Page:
Debate alive and well at Op-Fi forum

Operations and Finance Vice-presidential and Commission candidates pleaded their cases at the Op-Fi candidates’ forum last week.

Vice-president hopefuls Jordan Bonner, Natasha Dhillon and Travis Fast and aspiring commissioners Les Champ, Mark Counsell, Jana Hanova, Matt Stambaugh and Robbie White were quizzed by outgoing VP Op-Fi Matt Lauzon, who asked the candidates how they plan to approach the tuition issue.

All candidates agreed tuition is too high, but they had different approaches to the problem.

According to Bonner, increases are inevitable and his focus would instead be on better pressuring the government to minimize increases.

"If you make your views known in Edmonton, they will react," said Bonner.

"I would really support Oliver [Bladek]," said Dhillon, who pointed out that the issue is in the VP External’s portfolio but said she would work with him on tuition.

"Scream and yell at the government," said Fast to describe the public display side of his mixed approach, which would also include consultation.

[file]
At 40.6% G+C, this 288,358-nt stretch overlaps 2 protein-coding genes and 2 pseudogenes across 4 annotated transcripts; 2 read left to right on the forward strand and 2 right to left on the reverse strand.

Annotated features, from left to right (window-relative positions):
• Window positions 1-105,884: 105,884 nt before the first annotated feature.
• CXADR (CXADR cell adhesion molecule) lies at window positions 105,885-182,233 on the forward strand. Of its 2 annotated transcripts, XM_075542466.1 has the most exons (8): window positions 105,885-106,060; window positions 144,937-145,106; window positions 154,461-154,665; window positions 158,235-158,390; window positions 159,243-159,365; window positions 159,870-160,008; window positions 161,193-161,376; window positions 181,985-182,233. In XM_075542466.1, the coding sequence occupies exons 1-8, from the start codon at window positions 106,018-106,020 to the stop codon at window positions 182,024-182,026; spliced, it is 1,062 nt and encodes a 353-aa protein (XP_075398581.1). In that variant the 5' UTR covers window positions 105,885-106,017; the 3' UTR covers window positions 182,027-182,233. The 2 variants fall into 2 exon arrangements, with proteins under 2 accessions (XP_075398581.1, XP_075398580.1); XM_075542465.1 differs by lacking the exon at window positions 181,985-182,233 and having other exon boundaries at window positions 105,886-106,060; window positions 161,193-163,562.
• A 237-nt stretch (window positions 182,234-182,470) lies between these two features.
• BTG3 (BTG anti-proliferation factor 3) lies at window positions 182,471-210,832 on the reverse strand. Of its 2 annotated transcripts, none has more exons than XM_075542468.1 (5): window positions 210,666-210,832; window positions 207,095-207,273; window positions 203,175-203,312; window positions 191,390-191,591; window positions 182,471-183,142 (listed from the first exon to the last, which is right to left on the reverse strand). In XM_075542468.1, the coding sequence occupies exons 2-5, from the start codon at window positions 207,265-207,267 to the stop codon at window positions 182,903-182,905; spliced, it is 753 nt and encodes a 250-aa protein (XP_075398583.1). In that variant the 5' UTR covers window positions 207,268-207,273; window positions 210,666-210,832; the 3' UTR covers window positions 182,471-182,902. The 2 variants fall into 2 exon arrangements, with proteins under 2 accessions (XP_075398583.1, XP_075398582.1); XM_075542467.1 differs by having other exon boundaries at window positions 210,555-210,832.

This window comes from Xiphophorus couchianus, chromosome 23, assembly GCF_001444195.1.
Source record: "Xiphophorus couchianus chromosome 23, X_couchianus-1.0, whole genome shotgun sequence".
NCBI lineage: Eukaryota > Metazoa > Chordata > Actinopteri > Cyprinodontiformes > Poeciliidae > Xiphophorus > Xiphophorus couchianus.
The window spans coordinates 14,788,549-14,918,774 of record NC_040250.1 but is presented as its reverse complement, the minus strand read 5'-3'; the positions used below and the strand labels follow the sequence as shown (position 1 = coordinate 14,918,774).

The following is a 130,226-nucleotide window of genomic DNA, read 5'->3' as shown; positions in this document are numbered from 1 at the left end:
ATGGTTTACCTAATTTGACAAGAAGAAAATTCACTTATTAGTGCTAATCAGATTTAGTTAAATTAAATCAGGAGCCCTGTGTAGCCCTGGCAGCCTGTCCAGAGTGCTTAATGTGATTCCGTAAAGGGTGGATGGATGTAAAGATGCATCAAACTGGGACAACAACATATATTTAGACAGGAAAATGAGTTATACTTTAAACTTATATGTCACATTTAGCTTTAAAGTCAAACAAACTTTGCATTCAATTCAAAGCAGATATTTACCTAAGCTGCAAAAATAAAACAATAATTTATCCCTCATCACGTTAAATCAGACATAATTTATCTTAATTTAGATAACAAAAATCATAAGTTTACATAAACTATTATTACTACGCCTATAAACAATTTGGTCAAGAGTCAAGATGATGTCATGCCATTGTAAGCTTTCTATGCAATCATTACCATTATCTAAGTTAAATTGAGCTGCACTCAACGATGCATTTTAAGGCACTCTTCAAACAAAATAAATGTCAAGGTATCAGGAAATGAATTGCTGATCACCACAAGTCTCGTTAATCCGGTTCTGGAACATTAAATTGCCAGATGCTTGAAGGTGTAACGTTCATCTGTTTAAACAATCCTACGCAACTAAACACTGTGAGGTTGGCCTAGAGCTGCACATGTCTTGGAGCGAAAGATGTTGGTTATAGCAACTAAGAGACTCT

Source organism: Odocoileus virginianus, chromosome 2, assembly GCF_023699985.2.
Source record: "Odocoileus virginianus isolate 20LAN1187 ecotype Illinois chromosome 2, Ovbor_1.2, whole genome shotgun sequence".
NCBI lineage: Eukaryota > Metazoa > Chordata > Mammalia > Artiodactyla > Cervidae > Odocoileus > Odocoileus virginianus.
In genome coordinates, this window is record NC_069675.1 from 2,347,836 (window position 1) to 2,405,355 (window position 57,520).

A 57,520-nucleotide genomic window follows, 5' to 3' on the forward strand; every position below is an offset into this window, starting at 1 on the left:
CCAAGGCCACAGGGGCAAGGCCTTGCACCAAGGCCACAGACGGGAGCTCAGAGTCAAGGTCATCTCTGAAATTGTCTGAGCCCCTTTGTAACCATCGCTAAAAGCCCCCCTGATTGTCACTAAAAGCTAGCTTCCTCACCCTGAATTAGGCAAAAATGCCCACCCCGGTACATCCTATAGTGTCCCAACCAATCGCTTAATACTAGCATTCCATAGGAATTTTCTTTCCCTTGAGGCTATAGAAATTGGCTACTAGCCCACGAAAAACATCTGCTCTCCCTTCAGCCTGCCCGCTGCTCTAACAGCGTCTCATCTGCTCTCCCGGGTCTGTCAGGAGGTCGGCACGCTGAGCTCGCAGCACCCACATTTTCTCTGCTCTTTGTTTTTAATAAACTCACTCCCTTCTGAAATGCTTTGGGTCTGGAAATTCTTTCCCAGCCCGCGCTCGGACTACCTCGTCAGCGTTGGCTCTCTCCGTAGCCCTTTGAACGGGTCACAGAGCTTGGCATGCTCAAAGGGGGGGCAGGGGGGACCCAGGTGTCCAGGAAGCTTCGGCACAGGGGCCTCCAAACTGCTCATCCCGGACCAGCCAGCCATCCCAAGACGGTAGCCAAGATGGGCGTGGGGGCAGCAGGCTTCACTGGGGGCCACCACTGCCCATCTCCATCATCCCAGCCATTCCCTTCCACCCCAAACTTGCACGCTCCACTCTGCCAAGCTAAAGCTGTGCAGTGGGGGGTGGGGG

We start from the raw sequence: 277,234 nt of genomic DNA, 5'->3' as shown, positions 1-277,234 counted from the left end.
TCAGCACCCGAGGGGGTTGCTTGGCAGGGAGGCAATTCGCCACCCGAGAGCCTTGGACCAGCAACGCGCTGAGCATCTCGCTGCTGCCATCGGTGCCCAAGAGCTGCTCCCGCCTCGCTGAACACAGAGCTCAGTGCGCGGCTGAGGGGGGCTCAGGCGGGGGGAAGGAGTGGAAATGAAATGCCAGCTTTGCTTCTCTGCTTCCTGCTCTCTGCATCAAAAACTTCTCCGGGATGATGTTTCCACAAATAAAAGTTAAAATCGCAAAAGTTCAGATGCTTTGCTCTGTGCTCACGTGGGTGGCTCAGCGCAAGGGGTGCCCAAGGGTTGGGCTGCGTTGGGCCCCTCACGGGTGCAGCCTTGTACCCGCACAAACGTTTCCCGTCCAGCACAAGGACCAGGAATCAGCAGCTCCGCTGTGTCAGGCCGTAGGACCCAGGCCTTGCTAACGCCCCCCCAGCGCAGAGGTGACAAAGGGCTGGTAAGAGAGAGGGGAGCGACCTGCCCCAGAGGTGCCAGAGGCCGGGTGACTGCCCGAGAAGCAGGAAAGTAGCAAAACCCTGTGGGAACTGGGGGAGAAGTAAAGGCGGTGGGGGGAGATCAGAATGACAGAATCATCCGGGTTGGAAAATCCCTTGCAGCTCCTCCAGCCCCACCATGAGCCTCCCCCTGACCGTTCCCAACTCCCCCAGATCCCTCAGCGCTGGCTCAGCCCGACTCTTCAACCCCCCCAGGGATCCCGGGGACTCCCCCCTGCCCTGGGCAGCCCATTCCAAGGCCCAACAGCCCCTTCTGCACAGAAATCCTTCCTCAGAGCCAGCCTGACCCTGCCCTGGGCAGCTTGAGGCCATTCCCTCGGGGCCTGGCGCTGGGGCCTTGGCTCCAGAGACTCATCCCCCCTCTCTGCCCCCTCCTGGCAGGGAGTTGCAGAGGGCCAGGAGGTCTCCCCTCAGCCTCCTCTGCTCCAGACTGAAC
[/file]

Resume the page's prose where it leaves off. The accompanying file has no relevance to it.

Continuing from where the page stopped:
The Universal Transit Pass proved a contentious issue.

"I hate the U-Pass," said Bonner, who added it would only work if students were forced into it.

Dhillon expressed concerns about the current state of city transit, but said she’d defer to students before acting.

"I don’t think it matters what I think about it; what matters is what you think about it," said Dhillon.

Fast was skeptical about the U-Pass’ chances.

"It’s going to be really hard to implement because the [transit] system isn’t going to get any better," said Fast.

"Incredible; $150 [added to] your levies!" said an outraged Champ, who pointed toward the current transit strike as one of the reasons the pass would not work.

Stambaugh pointed out that most information students have is incorrect, stating the pass will only cost $80. Stambaugh served as External Commissioner this year, but did not give an opinion on the issue.

Op-Fi Commission candidate Mark Counsell, who also opposes the prospective U-Pass, said, "If you impose an $80 levy, people put off gas and parking to subsidize Calgary Transit carrying the same amount of people."

"If your car breaks down, how do you get across town?" asked Hanova, who favours the pass and considers it a solution to environmental and congestion problems.

Current Operations and Finance Commissioner Robbie White is in favour of lobbying transit, but would ultimately concede to student opinion.

"Whether I support [the U-Pass] or not is inconsequential," said White.

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